3) Update competing pages to create clear intent differences
When you do have competing pages, it isn’t necessarily time to go back through and optimize the posts again. Instead, examine these pages to see if you can modify them to clarify search intent differences.
For instance, if you have posts devoted to project management, can you differentiate them somehow? In this case, separating topics into categories like "project management for agencies" and "project management for agile development teams" can help you keep your intent clear.
4) Consolidate similar content
If you have lots of pages competing for the same or similar keywords, there’s a good chance that you can consolidate them — and in so doing, eliminate poorly performing pages while boosting the rank of your new page.
Here’s an example with four hypothetical posts:
How to build team collaboration
Best practices for fostering team collaboration
Tools to help you and your team collaborate
How company culture plays a role in team collaboration
As you can see, those four hypothetical topics are all closely related — and there’s no need to have them all competing against each other. If you can’t rewrite them to have clear — and highly differentiated — intent, then your best course of action would be to combine them all into one highly informative page.
5) Prune or remove thin content from the website
Over the years, Google search algorithms have grown increasingly sophisticated, capable of analyzing keywords and long-tail keywords, anchor text, backlinks, intent, page quality, title tags, and much more.
For this process, quality is the key. Prevent keyword cannibalization by going through content and pruning out web pages or content that offers little value.
6) Create clarity for the search engine with internal linking
Let's say you have lots of similar topics but don’t want to consolidate them or remove some of the pages. In that case, internal linking can help create the clarity search engines need to avoid cannibalization penalties. Do your link-building right, and you can create a well-structured website that features hubs around keywords and topic groups.
For example, if you have a group of pages all about SEO strategy, then create a category page or pillar page that features a comprehensive overview of the topic. Leave space for finer details so that within the pillar page, you can insert internal links to subtopics that go into greater detail about broader subjects covered in the pillar page.
7) Use redirects and canonicals to communicate preferences
Redirects and canonicalization are tools of last resort — but you can use them to alleviate cannibalization when you don’t have a better solution.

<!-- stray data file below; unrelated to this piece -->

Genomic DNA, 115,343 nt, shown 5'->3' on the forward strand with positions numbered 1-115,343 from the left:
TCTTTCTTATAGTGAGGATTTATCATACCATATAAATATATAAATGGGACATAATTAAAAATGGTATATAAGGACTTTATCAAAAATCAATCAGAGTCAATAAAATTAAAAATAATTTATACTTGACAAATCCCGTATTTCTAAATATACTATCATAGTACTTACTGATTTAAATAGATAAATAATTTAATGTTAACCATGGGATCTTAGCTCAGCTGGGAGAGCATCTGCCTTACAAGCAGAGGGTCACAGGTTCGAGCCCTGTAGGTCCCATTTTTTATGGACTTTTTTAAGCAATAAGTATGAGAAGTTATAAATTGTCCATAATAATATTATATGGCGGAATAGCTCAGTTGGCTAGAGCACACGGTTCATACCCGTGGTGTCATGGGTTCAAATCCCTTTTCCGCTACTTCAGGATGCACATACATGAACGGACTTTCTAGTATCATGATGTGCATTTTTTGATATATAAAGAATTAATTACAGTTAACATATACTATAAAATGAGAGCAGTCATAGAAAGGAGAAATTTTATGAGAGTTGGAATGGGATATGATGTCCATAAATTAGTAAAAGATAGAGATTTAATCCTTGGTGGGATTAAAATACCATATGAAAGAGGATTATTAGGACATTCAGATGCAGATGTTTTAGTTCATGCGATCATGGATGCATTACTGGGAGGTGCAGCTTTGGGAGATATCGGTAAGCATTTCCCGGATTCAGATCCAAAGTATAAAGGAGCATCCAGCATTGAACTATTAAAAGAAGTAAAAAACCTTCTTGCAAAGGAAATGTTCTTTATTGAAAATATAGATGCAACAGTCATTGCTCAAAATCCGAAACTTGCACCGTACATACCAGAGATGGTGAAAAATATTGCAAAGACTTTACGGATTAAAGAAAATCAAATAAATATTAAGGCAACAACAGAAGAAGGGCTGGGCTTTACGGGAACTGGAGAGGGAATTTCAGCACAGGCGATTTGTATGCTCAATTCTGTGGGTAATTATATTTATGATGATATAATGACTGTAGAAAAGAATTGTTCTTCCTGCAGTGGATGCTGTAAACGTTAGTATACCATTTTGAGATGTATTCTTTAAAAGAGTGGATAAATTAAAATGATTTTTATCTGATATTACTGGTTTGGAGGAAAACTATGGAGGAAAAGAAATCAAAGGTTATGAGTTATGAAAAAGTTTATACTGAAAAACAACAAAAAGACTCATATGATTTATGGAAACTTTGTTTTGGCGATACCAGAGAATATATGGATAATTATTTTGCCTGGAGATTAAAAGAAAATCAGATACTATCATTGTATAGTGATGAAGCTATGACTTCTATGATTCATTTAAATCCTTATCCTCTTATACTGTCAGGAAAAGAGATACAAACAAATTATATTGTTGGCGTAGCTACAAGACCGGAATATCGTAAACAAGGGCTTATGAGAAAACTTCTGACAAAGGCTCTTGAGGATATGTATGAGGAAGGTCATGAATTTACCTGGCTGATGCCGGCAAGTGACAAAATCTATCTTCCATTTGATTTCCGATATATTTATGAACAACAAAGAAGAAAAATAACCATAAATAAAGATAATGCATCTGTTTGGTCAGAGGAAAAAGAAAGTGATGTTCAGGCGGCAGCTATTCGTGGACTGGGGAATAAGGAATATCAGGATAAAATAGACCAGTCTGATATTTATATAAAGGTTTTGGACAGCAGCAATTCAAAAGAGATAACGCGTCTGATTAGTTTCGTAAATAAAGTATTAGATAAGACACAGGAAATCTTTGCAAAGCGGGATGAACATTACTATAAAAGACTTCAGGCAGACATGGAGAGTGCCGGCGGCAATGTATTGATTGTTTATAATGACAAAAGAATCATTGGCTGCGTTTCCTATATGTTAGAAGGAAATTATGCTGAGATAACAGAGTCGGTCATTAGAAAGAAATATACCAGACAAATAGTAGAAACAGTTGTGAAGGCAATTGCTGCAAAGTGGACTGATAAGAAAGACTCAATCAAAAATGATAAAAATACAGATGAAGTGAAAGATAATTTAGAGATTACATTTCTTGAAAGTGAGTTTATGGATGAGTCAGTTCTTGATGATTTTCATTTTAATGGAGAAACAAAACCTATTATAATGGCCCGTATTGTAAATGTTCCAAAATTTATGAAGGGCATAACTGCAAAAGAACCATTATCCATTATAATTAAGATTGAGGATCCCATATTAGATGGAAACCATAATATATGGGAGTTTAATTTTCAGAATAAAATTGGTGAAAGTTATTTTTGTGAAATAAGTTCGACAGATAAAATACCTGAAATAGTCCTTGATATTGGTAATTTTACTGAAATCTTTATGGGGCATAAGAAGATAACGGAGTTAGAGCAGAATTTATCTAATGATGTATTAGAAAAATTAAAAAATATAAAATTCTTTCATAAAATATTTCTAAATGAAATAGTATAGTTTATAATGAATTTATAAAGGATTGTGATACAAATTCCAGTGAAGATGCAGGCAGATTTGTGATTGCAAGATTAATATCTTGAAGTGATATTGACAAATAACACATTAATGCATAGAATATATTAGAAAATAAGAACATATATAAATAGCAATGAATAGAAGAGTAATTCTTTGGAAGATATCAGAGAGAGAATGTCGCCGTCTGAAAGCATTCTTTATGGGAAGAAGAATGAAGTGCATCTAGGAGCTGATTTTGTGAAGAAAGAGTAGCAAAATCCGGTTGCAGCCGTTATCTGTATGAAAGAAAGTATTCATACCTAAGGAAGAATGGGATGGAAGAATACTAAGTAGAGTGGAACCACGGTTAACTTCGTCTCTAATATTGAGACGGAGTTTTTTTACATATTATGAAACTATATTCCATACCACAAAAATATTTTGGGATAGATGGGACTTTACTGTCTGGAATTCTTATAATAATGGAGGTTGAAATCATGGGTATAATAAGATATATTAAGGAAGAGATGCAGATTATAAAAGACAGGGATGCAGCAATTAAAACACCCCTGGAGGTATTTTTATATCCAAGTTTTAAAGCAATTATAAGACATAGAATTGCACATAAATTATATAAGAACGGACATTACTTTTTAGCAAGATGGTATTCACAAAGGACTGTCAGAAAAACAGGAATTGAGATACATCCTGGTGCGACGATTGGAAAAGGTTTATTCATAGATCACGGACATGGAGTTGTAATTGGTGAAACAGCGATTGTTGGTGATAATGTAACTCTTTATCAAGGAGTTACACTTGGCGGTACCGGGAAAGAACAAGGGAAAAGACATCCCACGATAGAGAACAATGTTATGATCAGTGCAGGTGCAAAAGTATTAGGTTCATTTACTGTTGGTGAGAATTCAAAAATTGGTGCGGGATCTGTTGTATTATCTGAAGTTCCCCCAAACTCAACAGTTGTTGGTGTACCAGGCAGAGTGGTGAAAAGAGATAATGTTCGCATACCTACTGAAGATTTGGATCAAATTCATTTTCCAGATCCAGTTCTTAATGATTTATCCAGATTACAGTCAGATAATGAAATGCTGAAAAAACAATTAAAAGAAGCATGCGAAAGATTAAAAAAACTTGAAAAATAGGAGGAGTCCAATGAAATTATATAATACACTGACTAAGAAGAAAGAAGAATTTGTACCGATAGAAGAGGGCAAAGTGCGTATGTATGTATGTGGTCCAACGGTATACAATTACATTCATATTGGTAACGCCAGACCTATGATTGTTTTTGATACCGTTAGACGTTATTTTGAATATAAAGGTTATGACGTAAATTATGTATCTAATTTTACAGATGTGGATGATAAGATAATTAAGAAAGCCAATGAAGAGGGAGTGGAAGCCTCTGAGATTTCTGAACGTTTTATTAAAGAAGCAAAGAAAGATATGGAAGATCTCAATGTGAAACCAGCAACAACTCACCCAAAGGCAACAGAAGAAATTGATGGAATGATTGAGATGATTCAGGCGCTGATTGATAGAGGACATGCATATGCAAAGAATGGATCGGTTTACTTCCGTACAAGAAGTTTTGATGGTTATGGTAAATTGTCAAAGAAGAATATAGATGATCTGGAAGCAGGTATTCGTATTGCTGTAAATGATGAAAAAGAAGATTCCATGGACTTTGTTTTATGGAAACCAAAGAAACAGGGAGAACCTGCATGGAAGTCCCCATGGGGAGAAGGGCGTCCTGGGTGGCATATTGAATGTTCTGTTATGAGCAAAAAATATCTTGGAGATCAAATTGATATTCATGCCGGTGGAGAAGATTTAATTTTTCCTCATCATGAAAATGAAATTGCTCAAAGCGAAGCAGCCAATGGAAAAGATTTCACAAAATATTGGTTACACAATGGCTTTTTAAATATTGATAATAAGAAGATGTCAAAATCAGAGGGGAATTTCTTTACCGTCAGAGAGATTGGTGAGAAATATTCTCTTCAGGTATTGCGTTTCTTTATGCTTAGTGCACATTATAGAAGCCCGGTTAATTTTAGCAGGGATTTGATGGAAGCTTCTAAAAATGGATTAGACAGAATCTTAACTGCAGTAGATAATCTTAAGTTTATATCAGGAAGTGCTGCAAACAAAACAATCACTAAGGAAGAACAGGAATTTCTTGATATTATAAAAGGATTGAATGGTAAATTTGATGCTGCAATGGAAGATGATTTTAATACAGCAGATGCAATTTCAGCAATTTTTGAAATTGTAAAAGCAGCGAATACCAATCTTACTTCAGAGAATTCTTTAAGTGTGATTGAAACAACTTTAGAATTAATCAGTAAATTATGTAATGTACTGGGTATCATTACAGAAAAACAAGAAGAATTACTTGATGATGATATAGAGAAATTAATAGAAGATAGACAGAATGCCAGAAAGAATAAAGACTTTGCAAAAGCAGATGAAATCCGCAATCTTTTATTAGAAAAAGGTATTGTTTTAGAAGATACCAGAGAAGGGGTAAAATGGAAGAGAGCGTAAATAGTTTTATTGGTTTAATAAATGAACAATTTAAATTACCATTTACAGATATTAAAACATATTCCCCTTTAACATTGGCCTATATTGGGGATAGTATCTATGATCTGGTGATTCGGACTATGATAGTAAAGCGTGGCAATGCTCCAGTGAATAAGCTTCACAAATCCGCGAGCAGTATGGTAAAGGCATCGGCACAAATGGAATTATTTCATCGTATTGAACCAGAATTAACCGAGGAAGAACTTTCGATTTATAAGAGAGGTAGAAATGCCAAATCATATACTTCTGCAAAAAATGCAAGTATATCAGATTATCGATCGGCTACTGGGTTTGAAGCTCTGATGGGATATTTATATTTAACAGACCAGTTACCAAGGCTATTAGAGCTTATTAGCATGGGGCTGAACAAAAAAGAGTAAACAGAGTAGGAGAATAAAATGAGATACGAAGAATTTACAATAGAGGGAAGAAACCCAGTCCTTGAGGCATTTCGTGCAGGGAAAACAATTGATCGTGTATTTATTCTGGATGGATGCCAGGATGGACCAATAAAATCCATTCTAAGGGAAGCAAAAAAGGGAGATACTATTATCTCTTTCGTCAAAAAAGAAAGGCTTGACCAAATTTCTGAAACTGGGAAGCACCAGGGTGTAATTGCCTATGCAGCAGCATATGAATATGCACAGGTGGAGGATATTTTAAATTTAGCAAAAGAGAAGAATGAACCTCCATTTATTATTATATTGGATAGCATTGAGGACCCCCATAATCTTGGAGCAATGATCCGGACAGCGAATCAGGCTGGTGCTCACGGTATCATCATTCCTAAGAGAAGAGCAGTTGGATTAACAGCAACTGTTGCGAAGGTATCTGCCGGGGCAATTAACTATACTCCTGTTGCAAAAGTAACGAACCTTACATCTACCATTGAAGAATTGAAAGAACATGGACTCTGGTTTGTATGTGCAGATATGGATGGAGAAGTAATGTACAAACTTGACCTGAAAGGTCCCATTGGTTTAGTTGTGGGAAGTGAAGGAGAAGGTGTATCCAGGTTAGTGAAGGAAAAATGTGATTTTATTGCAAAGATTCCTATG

A redirect happens when you set up an internal link with a 301 or 302 redirect. When a user clicks a link, it redirects to the specified page rather than to the original link.
Canonical tags are HTML tags (rel=”canonical”). If you have lots of duplicate content, you can use these to specify which of the duplicates is the primary page so that search engines index it instead of the others.
Generally, it’s better to remove duplicate pages entirely, or in the case of redirects, clean up your internal links to avoid the need for redirection. Both of these tactics can harm your SEO. However, in a pinch, when keyword cannibalization is a problem and you need a single page to outrank the others, these two tactics can help show search engines which pages are most important.
Most importantly: Manage your SEO processes efficiently
Know what the real key is to avoiding keyword cannibalization? It’s not the data-driven digital marketing tools or any other single aspect of SEO. Rather, it’s the ability to manage your SEO processes efficiently. You need to be able to generate topic ideas, product pages, landing pages, and more — all from keywords that don’t overlap each other too much.
And to do that, you need tools in place to create a solid SEO plan.
That’s where Teamwork really shines. It’s project management software tailor-made for agencies. Search engine optimizers and webmasters love its dashboard views and task management tools that help them organize all the little tasks involved with SEO. Because it's built for agencies, you can use it to manage multiple clients at once, too.
Want to see how it can help you manage SEO strategies at the agency level? Check it out here.
Prevent keyword cannibalization efficiently with Teamwork
Planning is the biggest thing you need to keep cannibalization issues to a minimum. For that, you need Teamwork. Whether you’re an agency managing multiple clients or a smaller digital marketing team, Teamwork gives you everything you need to plan and collaborate on your search marketing strategies. To give it a try, sign up for free right here.